genotype 6, 11, 16 and 18, and bivalent vaccine that is active against HPV types 16 and 18. Both are now widely available in African markets. Secondary prevention of cervical cancer is by screening for pre-cancerous lesions and early diagnosis followed by effective treatment, while tertiary prevention involves the diagnosis and treatment of confirmed cases of cancer. The best approach for dealing with this disease is to get women to seek primary or secondary prevention since tertiary prevention has little effectiveness even in the best health systems. Indeed, the incidence and mortality associated with cervical cancer has declined in high income countries largely due to the wider use of primary or secondary prevention. By contrast, the prevalence and case-fatality from cervical cancer remains high in many African countries as a result of the inadequate use of primary and secondary prevention methods. Most women in these countries wait until the terminal stages of the disease before they seek treatment, while primary and secondary prevention methods remain poorly integrated into Africa’s health care delivery systems. The paper by Peter Memlah and colleagues in this edition of the journal2 demonstrate the higher susceptibility of HIV positive women in Kenya to HPV infection and more severe forms of cervical cancer. This is due to the immunosuppression that is associated with HIV. Thus, it is possible that the higher prevalence of HIV/AIDS in subSaharan Africa accounts for the persistence of severe forms of cervical cancer in the region. The paper by Adejuyigbe and others in the journal3 report the low knowledge of HPV vaccine among a cohort of youth in Nigeria, an important problem that needs to be overcome in efforts to promote primary prevention of cervical cancer in the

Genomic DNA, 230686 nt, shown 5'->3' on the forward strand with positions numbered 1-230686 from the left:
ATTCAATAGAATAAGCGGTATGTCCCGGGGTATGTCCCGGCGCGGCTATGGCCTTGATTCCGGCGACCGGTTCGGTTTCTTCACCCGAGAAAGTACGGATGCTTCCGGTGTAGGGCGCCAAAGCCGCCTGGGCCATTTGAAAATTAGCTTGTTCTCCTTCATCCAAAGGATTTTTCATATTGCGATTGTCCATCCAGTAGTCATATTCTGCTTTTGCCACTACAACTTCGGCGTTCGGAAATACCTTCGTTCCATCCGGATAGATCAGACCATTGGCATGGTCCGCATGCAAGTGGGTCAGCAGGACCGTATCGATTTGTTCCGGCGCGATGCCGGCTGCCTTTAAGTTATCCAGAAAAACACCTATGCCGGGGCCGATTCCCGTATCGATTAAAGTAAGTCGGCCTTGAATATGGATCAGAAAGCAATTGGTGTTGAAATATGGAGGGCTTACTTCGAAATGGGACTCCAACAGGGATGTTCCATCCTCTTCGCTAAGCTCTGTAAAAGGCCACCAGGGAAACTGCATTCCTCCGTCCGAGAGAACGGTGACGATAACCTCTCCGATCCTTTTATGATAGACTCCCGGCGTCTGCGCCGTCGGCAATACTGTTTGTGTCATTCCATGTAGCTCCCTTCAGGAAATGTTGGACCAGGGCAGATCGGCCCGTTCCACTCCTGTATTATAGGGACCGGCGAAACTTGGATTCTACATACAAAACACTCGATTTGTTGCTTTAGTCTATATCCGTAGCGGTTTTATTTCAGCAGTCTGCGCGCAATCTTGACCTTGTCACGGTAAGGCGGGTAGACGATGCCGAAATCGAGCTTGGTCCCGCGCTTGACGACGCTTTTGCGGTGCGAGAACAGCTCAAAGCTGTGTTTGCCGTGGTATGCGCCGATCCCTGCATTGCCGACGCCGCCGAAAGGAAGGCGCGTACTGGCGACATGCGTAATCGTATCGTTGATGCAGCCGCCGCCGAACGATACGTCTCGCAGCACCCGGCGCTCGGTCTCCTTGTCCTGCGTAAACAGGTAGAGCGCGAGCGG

Okonofua Developing Policies and Programs for Cervical Cancer
African Journal of Reproductive Health March 2015; 19 (1) : 10